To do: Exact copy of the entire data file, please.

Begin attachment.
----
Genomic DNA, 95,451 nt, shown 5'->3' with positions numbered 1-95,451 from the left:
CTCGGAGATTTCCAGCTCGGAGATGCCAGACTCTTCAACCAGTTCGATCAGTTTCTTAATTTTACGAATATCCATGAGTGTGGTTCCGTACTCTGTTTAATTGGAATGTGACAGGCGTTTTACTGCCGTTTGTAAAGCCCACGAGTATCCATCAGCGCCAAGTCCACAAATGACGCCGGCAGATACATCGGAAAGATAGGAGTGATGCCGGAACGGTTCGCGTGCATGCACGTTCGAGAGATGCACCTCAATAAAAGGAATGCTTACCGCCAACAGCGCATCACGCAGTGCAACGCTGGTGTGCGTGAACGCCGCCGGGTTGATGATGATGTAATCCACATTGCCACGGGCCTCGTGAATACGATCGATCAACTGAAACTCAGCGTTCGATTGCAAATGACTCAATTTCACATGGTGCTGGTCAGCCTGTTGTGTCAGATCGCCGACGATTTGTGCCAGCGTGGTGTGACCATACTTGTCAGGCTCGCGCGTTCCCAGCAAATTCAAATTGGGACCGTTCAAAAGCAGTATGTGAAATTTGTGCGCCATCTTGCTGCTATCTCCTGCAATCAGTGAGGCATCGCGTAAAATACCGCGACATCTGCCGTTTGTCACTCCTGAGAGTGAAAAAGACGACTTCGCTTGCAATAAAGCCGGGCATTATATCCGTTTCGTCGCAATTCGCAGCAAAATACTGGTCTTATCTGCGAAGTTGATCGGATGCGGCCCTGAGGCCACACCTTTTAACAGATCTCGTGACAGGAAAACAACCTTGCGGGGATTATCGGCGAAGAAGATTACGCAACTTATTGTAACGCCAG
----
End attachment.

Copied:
Genomic DNA, 95,451 nt, shown 5'->3' with positions numbered 1-95,451 from the left:
CTCGGAGATTTCCAGCTCGGAGATGCCAGACTCTTCAACCAGTTCGATCAGTTTCTTAATTTTACGAATATCCATGAGTGTGGTTCCGTACTCTGTTTAATTGGAATGTGACAGGCGTTTTACTGCCGTTTGTAAAGCCCACGAGTATCCATCAGCGCCAAGTCCACAAATGACGCCGGCAGATACATCGGAAAGATAGGAGTGATGCCGGAACGGTTCGCGTGCATGCACGTTCGAGAGATGCACCTCAATAAAAGGAATGCTTACCGCCAACAGCGCATCACGCAGTGCAACGCTGGTGTGCGTGAACGCCGCCGGGTTGATGATGATGTAATCCACATTGCCACGGGCCTCGTGAATACGATCGATCAACTGAAACTCAGCGTTCGATTGCAAATGACTCAATTTCACATGGTGCTGGTCAGCCTGTTGTGTCAGATCGCCGACGATTTGTGCCAGCGTGGTGTGACCATACTTGTCAGGCTCGCGCGTTCCCAGCAAATTCAAATTGGGACCGTTCAAAAGCAGTATGTGAAATTTGTGCGCCATCTTGCTGCTATCTCCTGCAATCAGTGAGGCATCGCGTAAAATACCGCGACATCTGCCGTTTGTCACTCCTGAGAGTGAAAAAGACGACTTCGCTTGCAATAAAGCCGGGCATTATATCCGTTTCGTCGCAATTCGCAGCAAAATACTGGTCTTATCTGCGAAGTTGATCGGATGCGGCCCTGAGGCCACACCTTTTAACAGATCTCGTGACAGGAAAACAACCTTGCGGGGATTATCGGCGAAGAAGATTACGCAACTTATTGTAACGCCAG